Thoughts on Toxic Masculinity

I recently saw the Gillette commercial about toxic masculinity, and it’s gotten me thinking, especially when viewed along side the Egard Watches response video. I highly recommend you go watch both of them before continuing to read here.

The perspectives in both are reflected by the polarized responses I’ve been seeing since the Me Too movement picked up steam. Any time I see such extreme reactions to the same thing (the commercial, especially) among people who normally agree about many things, it makes me stop to ponder what’s going on.

Personally, I find it very easy to have enormous sympathy with the Me Too movement.  It is sadly all too easy to find many, many examples of women being treated unjustly in every era, and in every civilization which has ever existed.  Indeed, “unjust” hardly begins to describe centuries of disregard, disenfranchisement, oppression, torment, slavery, mutilation, rape, and murder which women have suffered across the span of human history. Given that the perpetrators have been overwhelmingly male, it’s all too easy to take a dim view of masculinity in general.

However, it is also true that many brilliant, talented, moral, and courageous men have moved our species forward in leaps and bounds. Many of these men were the ones who fought against oppressors of every sort (both literally and figuratively). Indeed, many of them fought, specifically, to oppose the tremendous injustice met out to women by other men of their time. Taking either the view that all men are monsters or that all men are innocent is too simplistic.

I view “toxic masculinity” as being what the philosopher, Ayn Rand, called a package deal. That is, a bunch of concepts grouped together with the effect (usually deliberate) of damning the good by linking it with the evil. In this case, the “package” contains a lot of elements which are, in fact, attitudes, beliefs, and cultural norms which each have been held by individual men. However, not all men exhibit all these traits, and, in fact, it’s very common for the negative traits to be concentrated in certain individuals, and positive ones in others.

But let’s get specific here. When I think of traits considered typically “masculine”, I get something like this:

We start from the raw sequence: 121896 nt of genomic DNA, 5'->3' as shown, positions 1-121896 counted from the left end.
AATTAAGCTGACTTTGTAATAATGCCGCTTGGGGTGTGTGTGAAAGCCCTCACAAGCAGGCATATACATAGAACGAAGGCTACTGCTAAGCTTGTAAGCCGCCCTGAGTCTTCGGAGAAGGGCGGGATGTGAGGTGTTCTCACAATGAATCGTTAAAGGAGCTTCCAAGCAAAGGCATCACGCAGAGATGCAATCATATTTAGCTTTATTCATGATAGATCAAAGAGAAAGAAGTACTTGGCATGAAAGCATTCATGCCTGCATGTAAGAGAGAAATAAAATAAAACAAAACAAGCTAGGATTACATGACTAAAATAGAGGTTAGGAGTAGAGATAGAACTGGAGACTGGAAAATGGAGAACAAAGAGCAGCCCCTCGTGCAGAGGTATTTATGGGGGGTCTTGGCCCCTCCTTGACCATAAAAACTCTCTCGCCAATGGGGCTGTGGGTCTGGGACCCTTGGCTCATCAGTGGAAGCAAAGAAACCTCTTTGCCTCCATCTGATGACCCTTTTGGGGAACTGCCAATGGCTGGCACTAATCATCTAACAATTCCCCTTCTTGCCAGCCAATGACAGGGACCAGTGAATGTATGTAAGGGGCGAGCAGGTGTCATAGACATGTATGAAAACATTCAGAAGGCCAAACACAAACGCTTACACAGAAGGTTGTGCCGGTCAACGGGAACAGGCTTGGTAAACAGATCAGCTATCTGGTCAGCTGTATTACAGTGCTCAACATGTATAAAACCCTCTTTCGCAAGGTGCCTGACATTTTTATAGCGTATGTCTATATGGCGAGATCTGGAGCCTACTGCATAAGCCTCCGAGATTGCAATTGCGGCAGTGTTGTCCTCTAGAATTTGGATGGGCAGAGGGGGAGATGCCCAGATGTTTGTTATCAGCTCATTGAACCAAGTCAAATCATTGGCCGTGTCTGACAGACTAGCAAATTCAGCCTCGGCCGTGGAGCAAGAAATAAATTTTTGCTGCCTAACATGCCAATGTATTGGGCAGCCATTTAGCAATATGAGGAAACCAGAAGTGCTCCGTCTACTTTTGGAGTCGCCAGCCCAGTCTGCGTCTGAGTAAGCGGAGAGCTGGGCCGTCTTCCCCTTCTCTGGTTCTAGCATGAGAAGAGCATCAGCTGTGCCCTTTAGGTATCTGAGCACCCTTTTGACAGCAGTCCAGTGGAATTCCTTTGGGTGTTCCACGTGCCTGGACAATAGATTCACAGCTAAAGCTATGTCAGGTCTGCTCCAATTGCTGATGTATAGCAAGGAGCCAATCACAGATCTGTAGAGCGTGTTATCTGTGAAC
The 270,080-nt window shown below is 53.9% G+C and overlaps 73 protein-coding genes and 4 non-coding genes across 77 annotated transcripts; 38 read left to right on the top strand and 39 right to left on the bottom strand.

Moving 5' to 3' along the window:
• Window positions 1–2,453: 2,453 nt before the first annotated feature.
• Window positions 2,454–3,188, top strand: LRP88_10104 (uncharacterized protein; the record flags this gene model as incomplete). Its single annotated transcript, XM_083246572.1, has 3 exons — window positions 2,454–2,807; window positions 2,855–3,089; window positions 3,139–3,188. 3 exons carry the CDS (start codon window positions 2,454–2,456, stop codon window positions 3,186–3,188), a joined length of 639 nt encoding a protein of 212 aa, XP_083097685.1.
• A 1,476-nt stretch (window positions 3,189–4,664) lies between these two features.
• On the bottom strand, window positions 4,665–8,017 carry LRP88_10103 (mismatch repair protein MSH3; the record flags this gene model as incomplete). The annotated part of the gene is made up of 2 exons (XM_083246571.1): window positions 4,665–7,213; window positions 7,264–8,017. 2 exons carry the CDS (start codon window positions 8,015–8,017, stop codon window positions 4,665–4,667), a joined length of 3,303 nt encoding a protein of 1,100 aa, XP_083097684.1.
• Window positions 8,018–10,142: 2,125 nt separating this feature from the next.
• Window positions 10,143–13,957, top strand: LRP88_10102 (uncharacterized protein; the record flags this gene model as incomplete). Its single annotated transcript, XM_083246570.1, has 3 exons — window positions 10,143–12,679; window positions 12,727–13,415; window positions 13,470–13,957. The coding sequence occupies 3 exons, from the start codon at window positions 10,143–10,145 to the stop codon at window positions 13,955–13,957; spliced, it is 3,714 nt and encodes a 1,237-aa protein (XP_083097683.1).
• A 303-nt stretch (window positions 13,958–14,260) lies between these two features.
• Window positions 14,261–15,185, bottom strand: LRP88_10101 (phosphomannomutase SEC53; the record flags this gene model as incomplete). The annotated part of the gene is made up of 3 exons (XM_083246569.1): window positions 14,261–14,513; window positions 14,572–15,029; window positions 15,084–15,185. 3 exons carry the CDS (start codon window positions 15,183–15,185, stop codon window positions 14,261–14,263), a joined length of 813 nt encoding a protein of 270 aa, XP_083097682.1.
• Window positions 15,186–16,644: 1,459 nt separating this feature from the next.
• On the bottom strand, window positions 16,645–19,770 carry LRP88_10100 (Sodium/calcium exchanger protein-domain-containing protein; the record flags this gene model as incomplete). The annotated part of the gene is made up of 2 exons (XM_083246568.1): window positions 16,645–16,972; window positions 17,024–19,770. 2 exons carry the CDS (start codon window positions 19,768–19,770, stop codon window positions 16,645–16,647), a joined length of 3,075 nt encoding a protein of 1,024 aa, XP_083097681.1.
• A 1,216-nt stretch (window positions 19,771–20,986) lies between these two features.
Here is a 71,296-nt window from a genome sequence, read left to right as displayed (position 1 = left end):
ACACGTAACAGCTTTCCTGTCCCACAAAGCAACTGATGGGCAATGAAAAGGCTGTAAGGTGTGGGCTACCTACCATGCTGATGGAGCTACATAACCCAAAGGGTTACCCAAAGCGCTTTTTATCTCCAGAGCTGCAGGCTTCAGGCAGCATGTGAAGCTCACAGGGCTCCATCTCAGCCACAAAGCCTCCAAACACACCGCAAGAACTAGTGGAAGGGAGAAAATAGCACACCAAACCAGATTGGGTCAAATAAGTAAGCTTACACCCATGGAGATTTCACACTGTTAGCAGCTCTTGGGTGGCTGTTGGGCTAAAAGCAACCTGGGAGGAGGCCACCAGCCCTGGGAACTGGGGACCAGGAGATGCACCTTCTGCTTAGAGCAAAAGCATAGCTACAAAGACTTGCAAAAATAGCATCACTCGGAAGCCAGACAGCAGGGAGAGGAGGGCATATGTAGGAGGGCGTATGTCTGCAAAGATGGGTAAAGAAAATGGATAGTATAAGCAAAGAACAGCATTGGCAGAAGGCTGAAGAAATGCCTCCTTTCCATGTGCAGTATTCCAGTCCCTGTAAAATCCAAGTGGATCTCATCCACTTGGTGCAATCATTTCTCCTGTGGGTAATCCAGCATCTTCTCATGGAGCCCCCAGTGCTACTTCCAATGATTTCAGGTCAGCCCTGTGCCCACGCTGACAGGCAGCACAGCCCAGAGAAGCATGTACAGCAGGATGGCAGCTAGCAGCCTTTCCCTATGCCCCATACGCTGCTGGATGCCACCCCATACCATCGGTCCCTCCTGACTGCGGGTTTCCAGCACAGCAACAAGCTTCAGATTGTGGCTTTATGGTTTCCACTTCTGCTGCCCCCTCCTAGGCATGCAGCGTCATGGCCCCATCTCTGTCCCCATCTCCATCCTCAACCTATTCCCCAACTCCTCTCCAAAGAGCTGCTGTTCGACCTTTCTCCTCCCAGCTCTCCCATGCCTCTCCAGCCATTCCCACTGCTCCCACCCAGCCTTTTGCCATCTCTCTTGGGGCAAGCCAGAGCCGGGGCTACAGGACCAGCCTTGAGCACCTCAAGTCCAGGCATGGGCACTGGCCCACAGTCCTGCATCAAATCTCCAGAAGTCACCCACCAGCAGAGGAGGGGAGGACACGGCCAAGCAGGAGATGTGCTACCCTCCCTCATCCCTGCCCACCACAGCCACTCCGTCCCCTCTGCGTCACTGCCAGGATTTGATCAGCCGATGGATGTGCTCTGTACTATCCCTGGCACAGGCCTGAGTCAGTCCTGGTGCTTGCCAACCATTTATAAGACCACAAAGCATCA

• physical traits (size, strength, body shape, genitals)
  • self-control
  • competence
  • courage
  • protectiveness
  • resilience

However, when I think of the kind of behaviors associated with the phrase “toxic masculinity”, I get a very different (and mostly incompatible) list:

  • sexism & misogyny
  • homophobia
  • bullying
  • excessive use of drugs & alcohol
  • macho toughness

I think this is the heart of the division I see between people reacting to this issue. When someone says “masculine”, which of these two lists pops up in their head? You can easily tell by the litmus test of these two videos.

What I find especially fascinating and useful, is to construct a similar list using the phrases “feminine” and “toxic femininity”. To my mind, the first list is nearly identical, while the second list has its own (and different) set of revolting behaviors.

My point, really, is that using deliberately leading phrases like “toxic masculinity” or “toxic femininity” doesn’t actually help what is really an admirable goal: to eliminate the specific nasty behaviors associated with those phrases. At best, they serve to stir up animosity and misunderstanding between people who probably have the same goals at heart. At worst, they create a completely useless debate between people wanting to define “masculine” as meaning the first list versus the second.

Instead, I would urge people to discard the “package deal”, and focus on the real problems specifically, and one-by-one: sexual harassment, homophobia, bullying, and all those other behaviors we should no longer tolerate as a rational, civil society.

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